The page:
Bordered by the track on three sides, the 27-acre Grand Plaza lies at the heart of the Circuit of the Americas and defines the public experience for most visitors to the new motorsports and entertainment venue. The 3.4-mile racetrack coils around the Grand Plaza and springs out to the east and west, making it the perfect location not only to watch the action of the race unfold, but also to enjoy the amenities contained within. Ideally situated to capture the energy and atmosphere of the Circuit of the Americas, the Grand Plaza will serve as Central Texas’ new home for outdoor entertainment.
Visitors enter through a large hardscaped plaza containing the box office and entry gates. Overhead, flags welcome spectators from all nations as the entry plaza opens into the expansive Grand Plaza, with a dramatic view of the Observation Tower in the distance. This strong axial relationship across the Grand Plaza creates a significant moment of arrival to the Circuit of the Americas, establishing a sense of grandeur and place.
Continuing into the Grand Plaza, a monumental, elliptical reflecting pool sunken into a plush lawn offers a serene gathering point and draws visitors into the site. Varying landscape zones surround and enclose the reflecting pool to define unique areas of activity, including a large outdoor eating area shaded by a grove of Mexican sycamore trees.
From the reflecting pool, a promenade unfolds along the plaza’s northeast edge. Large banners and bold graphics punctuate this trellis-covered boulevard, framing the Grand Plaza while integrating the necessary advertising and signage into the design language of the facility. To the left are amenities including concession stands, retail areas, restrooms and the Turn 15 grandstands. To the right is the Great Lawn, which has the flexibility to accommodate a variety of events including festivals, athletics and pre-concert activities. At this point, visitors are surrounded by the sights and sounds of the race, heightening the sensory experience of the track and cementing the circuit’s identity. At the end of the promenade, a pedestrian bridge over Turn 16 grants access to the track infield as well as another bridge over Turn 3, thereby allowing visitors to completely cross the track.
Carved into the topography of the site in order to enhance acoustics and views of performers, the Austin360 Amphitheater is the largest outdoor stage in Central Texas, with 6,671 fixed seats and a total capacity of over 14,000 people. The dramatic backdrop of the 251 foot tall Observation Tower serves as a memorable setting, galvanizing the city of Austin’s reputation as the “Live Music Capital of the World.” Spectators enter the amphitheater at the back of the lawn and descend toward the stage, passing two tiers of fixed seating. The front center section of the fixed seating is occupied by nine rows of box seats with premium views of the stage. Directly in front of the stage, a flexible floor area provides the option for additional temporary seats, banquet tables or standing room.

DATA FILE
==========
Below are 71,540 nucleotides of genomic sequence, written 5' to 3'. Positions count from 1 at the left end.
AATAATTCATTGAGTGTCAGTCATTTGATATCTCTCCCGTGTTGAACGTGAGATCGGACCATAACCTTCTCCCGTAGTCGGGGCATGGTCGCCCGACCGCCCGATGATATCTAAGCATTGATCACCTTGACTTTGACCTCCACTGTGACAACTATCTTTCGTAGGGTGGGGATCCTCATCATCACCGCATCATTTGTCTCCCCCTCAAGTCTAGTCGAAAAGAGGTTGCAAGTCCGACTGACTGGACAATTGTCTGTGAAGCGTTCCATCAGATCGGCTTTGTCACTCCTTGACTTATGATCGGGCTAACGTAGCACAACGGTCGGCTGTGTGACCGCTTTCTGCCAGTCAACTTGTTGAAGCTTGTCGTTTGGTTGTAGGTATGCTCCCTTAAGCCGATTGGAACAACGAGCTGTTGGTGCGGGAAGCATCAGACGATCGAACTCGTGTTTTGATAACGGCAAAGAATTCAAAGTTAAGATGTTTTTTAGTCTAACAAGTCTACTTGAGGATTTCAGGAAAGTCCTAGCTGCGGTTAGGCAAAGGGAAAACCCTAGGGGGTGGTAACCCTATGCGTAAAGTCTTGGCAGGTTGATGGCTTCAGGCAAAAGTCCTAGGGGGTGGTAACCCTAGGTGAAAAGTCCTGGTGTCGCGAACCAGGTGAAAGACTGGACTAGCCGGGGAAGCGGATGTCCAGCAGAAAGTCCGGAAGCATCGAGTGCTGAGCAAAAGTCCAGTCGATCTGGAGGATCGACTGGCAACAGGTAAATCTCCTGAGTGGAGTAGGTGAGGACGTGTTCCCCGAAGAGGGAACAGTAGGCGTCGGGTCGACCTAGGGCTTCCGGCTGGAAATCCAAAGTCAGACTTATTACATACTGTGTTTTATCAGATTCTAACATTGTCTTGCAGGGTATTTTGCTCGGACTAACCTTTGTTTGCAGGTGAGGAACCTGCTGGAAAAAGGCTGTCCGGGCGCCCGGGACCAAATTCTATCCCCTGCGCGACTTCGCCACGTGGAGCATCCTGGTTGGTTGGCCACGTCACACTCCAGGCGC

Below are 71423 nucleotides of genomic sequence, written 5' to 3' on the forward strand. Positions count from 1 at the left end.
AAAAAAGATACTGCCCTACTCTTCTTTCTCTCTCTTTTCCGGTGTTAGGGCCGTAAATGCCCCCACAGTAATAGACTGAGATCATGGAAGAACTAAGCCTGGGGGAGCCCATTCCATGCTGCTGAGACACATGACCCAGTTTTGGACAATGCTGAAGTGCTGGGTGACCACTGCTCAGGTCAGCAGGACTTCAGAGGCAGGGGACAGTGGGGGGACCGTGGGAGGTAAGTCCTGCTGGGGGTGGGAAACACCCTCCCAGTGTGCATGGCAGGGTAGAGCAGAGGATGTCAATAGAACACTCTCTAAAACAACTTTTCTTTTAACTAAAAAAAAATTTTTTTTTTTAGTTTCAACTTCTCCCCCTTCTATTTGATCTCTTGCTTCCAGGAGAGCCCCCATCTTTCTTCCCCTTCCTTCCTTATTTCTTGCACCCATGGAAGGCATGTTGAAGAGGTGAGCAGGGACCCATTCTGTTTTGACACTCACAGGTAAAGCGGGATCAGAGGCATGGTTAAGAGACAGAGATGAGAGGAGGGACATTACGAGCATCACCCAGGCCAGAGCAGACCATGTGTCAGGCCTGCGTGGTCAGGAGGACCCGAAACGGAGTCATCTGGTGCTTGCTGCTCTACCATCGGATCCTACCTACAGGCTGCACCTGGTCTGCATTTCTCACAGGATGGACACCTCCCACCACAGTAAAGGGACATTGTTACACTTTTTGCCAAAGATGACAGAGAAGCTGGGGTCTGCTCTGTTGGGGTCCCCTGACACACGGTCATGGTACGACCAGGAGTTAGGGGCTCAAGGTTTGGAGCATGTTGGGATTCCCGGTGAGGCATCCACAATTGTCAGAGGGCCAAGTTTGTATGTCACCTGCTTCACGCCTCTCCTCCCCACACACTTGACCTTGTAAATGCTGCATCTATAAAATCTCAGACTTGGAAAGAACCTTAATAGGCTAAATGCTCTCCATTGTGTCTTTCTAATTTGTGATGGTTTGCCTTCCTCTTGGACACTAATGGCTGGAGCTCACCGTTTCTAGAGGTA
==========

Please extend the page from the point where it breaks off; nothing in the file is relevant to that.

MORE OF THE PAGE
Above the stage, a canopy of red steel tubes converges to form a “veil” that sweeps up and over the iconic Observation Tower. Exposed structural elements and red steel tubes are reoccurring themes meant to evoke the precision, dynamism and performance-driven design of racecars. Used consistently throughout the Circuit of the Americas, these elements create a cohesive visual experience that serves to establish the emerging identity of the complex as a world-class recreation and entertainment destination.
About Circuit of the Americas
Circuit of the Americas is the first purpose-built Formula 1 racing facility in the United States, playing host to the inaugural U.S. Grand Prix on November 18, 2012. Built around a 3.4-mile course designed by Tilke GmbH, the facility holds 120,000 spectators and is also home to the MotoGP, V8 Supercar, and American LeMans series starting in 2013. Beyond the racetrack itself, this motor sports and entertainment destination consists of more than a dozen buildings, bridges, and other structures.